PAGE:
FAQs

What do Solicitors typically charge for Wills (Compared with Gerber Legal)?

Here is an example of a typical recent “price list” of a Western Sydney Suburban legal firm.

n.b. These prices do not include a LifeOrdered portfolio, a service unique to Gerber Legal.

Typical Suburban Lawyers' Costs 2020

The NSW Trustee & Guardian provides the following information about their costs, again a “bare” service without the LifeOrdered advantage:

Trustee Guardian NSW Costs

Why do I need to appoint an Enduring Guardian?

An Enduring Guardian is someone you appoint to make lifestyle and health decisions on your behalf, when you don’t have the capacity to make them for yourself. An Enduring Guardian cannot make financial decisions. A Power of Attorney is required for financial decisions and transactions

You decide the areas or ‘functions’ that you wish to give to your Enduring Guardian. This may include making decisions such as where you live, what services are provided to you at home, and what medical treatment you receive. The Appointment can include details as to how you wish to be treated at the end of your life e.g. to not be unnecessarily sustained artificially on life-support.

You can revoke the appointment and make another appointment at any time, provided you still have the capacity to make such decisions.

Typically, couples appoint each other as their enduring guardian and appoint an another person as an alternative in case the spouse is not able to act.

Gerber Legal can advise you and prepare your Appointment of Enduring Guardianship when you prepare a Will and Power of Attorney with them.

Do I really need to make a Power of Attorney?

From time to time a person needs someone else to look after their affairs for them. This might be a temporary situation such as being hospitalised or overseas.

A Power of Attorney is as important for life planning as making a Will. Many people prepare a Will but do not give the same consideration to appointing an attorney until it is too late. Appointing an attorney gives your attorney the legal authority to look after your financial affairs on your behalf.

You can appoint an attorney to act for you in a variety of circumstances such as an extended interstate or overseas trip, or for a time, or for a particular transaction, or for when you are no longer able to manage your own affairs, or a combination of these.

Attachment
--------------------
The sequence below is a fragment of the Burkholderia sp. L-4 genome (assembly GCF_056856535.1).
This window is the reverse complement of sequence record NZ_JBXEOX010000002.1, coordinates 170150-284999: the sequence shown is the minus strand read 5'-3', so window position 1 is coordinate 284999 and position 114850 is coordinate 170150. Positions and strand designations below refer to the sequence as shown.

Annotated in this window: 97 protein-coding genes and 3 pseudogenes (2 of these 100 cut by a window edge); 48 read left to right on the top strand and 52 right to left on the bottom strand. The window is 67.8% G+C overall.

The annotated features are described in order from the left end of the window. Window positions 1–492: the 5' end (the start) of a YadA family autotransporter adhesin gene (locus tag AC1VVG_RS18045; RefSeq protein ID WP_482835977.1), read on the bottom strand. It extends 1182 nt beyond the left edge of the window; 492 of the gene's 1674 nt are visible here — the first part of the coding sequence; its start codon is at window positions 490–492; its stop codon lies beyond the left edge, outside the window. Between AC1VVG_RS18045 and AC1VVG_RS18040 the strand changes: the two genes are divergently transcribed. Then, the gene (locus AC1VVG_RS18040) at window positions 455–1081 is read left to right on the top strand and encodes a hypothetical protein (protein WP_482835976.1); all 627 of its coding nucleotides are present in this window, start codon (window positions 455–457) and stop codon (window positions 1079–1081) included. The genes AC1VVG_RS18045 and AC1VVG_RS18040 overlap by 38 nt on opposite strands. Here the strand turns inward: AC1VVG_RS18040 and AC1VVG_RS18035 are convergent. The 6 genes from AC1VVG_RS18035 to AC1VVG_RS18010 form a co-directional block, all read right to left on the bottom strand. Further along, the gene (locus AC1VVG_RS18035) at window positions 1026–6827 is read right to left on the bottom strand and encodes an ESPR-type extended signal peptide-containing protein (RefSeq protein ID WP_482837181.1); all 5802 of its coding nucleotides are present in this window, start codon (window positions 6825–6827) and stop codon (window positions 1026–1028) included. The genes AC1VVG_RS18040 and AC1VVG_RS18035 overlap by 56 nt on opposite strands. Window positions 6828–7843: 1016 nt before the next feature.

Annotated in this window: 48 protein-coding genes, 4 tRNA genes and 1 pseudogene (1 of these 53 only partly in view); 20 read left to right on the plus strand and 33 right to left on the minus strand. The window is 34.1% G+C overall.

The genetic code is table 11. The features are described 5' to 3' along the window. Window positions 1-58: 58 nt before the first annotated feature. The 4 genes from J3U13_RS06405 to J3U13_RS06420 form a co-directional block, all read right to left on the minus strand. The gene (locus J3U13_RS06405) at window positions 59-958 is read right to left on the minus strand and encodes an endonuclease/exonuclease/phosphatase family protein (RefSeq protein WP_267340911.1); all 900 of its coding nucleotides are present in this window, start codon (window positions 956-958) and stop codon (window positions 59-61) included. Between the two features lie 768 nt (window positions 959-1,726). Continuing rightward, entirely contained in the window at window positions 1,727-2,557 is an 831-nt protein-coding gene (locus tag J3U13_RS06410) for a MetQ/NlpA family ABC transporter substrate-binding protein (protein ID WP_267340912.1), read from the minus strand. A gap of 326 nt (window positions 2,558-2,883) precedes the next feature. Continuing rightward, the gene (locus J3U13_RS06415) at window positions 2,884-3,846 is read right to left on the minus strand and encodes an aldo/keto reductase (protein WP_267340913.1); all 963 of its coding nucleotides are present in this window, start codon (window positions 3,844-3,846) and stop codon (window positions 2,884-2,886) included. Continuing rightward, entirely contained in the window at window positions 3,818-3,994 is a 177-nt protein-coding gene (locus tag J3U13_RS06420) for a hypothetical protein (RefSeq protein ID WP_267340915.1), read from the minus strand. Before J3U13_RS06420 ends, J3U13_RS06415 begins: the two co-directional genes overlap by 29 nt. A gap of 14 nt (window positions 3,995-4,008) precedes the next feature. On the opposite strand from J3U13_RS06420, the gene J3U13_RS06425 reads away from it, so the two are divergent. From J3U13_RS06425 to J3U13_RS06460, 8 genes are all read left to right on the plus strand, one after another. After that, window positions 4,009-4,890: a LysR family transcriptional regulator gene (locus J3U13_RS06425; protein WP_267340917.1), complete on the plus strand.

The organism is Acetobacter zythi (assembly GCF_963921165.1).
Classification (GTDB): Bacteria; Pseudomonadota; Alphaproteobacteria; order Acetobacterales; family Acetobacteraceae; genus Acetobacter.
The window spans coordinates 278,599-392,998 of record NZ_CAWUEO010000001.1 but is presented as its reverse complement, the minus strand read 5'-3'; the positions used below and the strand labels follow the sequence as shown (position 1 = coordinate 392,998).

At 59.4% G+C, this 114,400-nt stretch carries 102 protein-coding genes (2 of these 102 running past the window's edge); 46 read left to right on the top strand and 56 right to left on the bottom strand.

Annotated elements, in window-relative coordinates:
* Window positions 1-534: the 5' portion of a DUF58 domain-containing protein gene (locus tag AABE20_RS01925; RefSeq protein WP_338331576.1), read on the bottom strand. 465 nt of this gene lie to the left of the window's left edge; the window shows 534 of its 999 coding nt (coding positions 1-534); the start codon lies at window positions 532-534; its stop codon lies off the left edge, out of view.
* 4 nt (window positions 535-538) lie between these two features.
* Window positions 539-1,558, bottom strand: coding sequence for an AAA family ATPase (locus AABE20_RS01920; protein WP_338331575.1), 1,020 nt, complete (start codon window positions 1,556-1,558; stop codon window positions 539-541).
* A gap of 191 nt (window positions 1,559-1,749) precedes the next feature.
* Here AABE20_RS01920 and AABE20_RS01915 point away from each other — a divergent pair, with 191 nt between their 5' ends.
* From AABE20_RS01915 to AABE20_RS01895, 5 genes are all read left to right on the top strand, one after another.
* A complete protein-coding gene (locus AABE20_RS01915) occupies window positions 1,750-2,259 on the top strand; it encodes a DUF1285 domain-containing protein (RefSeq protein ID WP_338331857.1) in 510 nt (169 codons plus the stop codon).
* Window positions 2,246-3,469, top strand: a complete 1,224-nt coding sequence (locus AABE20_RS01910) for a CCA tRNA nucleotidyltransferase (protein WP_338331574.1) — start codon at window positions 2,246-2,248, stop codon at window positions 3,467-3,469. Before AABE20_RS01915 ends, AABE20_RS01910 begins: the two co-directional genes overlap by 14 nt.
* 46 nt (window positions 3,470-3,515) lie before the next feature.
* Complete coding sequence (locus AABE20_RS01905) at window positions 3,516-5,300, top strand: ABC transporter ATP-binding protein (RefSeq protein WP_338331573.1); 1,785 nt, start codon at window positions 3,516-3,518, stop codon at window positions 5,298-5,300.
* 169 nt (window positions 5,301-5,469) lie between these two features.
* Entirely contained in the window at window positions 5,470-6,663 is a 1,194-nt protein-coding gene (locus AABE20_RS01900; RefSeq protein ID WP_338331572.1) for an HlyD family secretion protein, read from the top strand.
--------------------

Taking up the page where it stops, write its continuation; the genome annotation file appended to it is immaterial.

For the Power of Attorney to continue be effective if you are no longer able to manage your own affairs, the Power of Attorney must be witnessed and certified by a specified person e.g. a Solicitor.

The key considerations in appointing a person as your attorney under a Power of Attorney is that they must be:

  • Competent,
  • Available, and
  • Utterly trustworthy.

In many cases it makes good sense for spouses to appoint each other as their attorney with an alternative appointment of another person in case the spouse is not able to act.

It is worth looking forward to the possibility that because of age or incapacity you need to rely on a trusted spouse, relative or friend on a more permanent basis. TRUST is the main thing. Although a person has a duty to act in your interests and not their own it can be unclear.

Without a power of attorney those who want to help you may have to apply to the Guardianship Division of NSW Civil and Administrative Tribunal (NCAT) for permission to look after your affairs.

Everyone, but especially seniors, should complete and sign a power of attorney. What to put in the document can be tricky and it’s worth getting legal advice.

Contact Solicitor philip@gerberlegal.com.au for advice and to prepare your power of attorney. Philip can prepare, witness and certify your Power of Attorney.